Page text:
One of the myths most frequently repeated in defense of big agriculture, when people promote food sovereignty as an alternative, is that it simply isn’t sustainable for the volume of people living on Earth. The implication is that while it is nice for people to eat local when and where they can, it’s not realistic for everyone, and big agriculture is needed to fill in the gaps and make sure everyone gets fed; this, surely, is a noble pursuit, and saying otherwise is to suggest that you think people should starve. Given the number of people worldwide experiencing some level of food insecurity, feeding people is a proposition to be taken very seriously, particularly as the population grows and puts increasing pressure on suppliers to meet its needs.
The vision of people going hungry because of some selfish and idealistic hippies who are so obsessed with local food that they refuse to think about the safety of the food supply comes to mind, and it can be difficult to counter this argument. Local foodsheds, we are informed, are simply too small to accommodate the needs of all the people living in them, and this is a particular issue with megacities with millions of residents, which can’t realistically be supported on the surrounding land. Consequently, big agriculture has to stay, and grow as time goes on to feed growing numbers of people.
Yet, some more careful analysis puts the lie to some of these claims, especially if expectations about food are adjusted.
I happen to live in an area where very high expectations about food availability are routinely met. The grocery store stocks copious amounts of fresh produce and fruit year round. Off the top of my head, I’d say that onions, tomatoes, lettuce, potatoes, lemons, limes, oranges, apples, mangoes, avocados, carrots, cilantro, ginger, kiwis, hot peppers, bell peppers, eggplants, garlic, squash, grapefruit, green onions, mushrooms, basil, lemongrass, peas, bok choi, broccoli, radishes, cauliflower, and melons are routinely available, usually in several varieties. I am forgetting a number of things on this list, I should note, because it primarily includes things I buy often and expect to find; I never ask myself if Harvest will have any bell peppers.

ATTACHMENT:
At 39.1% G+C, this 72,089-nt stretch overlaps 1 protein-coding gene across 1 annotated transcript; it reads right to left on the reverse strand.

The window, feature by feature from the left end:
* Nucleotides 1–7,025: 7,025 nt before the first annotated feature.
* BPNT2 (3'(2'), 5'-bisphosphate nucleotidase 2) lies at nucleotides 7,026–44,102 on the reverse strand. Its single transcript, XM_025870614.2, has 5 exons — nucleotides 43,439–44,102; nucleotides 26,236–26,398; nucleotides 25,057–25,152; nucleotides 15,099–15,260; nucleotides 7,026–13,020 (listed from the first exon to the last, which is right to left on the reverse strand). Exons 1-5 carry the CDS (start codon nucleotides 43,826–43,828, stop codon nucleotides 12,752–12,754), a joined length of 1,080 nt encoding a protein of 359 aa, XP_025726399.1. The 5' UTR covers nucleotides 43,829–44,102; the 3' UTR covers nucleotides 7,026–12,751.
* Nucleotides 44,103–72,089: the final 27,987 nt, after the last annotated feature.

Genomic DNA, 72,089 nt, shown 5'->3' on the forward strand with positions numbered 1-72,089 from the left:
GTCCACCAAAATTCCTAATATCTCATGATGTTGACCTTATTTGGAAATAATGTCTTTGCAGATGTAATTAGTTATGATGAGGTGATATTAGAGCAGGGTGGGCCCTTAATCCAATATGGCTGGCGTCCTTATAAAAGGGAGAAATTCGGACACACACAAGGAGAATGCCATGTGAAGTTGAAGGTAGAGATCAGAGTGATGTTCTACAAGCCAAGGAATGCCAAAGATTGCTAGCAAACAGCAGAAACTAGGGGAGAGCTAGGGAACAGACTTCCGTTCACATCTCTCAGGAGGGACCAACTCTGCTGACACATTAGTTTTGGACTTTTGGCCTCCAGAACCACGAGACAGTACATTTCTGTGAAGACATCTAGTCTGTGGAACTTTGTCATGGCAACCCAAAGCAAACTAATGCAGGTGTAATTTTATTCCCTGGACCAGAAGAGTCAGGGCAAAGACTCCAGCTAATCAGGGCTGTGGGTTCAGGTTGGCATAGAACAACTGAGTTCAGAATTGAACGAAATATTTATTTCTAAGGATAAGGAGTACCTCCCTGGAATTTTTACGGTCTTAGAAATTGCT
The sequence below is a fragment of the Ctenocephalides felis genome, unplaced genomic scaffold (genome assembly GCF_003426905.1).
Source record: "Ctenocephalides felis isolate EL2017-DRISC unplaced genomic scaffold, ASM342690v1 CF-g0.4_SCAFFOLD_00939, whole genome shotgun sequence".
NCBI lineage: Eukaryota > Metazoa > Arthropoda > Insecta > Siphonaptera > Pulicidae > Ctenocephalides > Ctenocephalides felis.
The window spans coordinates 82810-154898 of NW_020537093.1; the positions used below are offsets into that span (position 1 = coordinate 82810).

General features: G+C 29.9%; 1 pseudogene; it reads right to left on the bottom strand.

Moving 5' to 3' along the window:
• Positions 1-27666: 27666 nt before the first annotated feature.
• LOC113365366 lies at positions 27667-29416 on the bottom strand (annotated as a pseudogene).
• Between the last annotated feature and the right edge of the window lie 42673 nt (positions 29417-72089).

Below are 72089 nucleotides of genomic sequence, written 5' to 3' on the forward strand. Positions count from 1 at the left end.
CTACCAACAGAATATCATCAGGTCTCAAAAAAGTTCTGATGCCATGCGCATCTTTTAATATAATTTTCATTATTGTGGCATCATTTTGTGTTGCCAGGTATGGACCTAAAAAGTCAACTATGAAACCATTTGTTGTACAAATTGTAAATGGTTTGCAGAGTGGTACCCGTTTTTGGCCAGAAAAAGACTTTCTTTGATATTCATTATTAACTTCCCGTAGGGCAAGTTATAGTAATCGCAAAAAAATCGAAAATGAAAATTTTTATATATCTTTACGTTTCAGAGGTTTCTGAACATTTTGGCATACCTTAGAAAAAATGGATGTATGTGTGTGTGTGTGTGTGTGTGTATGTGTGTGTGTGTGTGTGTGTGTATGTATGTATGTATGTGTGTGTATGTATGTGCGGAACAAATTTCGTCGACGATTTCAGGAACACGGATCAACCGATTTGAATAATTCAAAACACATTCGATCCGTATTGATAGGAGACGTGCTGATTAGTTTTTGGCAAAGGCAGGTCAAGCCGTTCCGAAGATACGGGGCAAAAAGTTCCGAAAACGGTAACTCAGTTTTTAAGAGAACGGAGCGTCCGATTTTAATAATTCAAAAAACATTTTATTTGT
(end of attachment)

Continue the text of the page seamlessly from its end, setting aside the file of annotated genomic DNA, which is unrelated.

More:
Even in the depths of winter. We’re acculturated to having a huge assortment of produce available all the time, regardless of the season and the weather conditions. This is not actually the case in other regions of the United States; when I was living in Vermont I was shocked that avocados weren’t always available, and when they were, they were extremely expensive. I benefit from living near a center of major agricultural production, and living in an area where enough wealthy people live to support a steady market for imported food—because the tags on most of this produce indicate that it comes from Chile, Argentina, Mexico, in some cases New Zealand. This is far from a local foodshed, yet our local foodshed is producing a lot of food.
In February, for example, we were harvesting large numbers of leafy greens at the Food Forest, along with lettuce from the hoop houses. Herbs produce year round when well cared for. Were we committed to using a local foodshed, we’ve have food sources from the Anderson Valley to use as well as those on the coast, making it possible to access crops like corn which don’t grow well along the coast. One could, in fact, eat locally, and eat well, especially with the benefit of preserved foods from the more productive summer months when lots of food is readily available—so much, in fact, that some of it can go to waste simply because it’s not possible to eat it all.
It’s possible to produce extremely high volumes of food in small spaces; biointensive methods take more work, but actually produce more food, and the food tends to be of better quality. It requires more staff members, which directly contributes to job creation and the development of skilled trade. Workers on a biointensive farm can harvest steadily for a constant stream of fresh local produce that can be distributed through farm shares, markets, or wholesale distributors working with grocery stores. A linkage of small farms across a region can actually collectively meet the needs of residents, establishing food sovereignty, especially if residents are willing to adjust their expectations, which, yes, means farewell to frequent cheap avocados for me.
Industrial agriculture is tremendously resource intensive and wasteful. Cities could be sustained more efficiently on biointensive techniques; and many are close enough to rural areas to form a reasonably local foodshed for their residents, especially if they promote smart and sound development. City residents complain about being disconnected from their food and start backyard and porch gardens, which can be great, but basing ideas about food sovereignty on these gardens is not so great. You can’t feed a city from the decks of residents with the space, time, and energy to grow food on their decks, but you can feed a city with a ring of biointensive farms that supplies residents with food.
Fundamental assumptions about big agriculture are often wrong, and are often based on knowledge that agricultural companies want to promote, like the idea that it’s not possible to produce enough food using environmentally-friendly farming methods. Or that the shortage of food in the world is a problem linked to farm production, rather than to resource distribution; the United States is not the only nation sitting on large stockpiles of food that rot before they reach anyone, because of inefficiency and outright hostility in the food distribution system, and this is a bigger problem than per acre yields of wheat.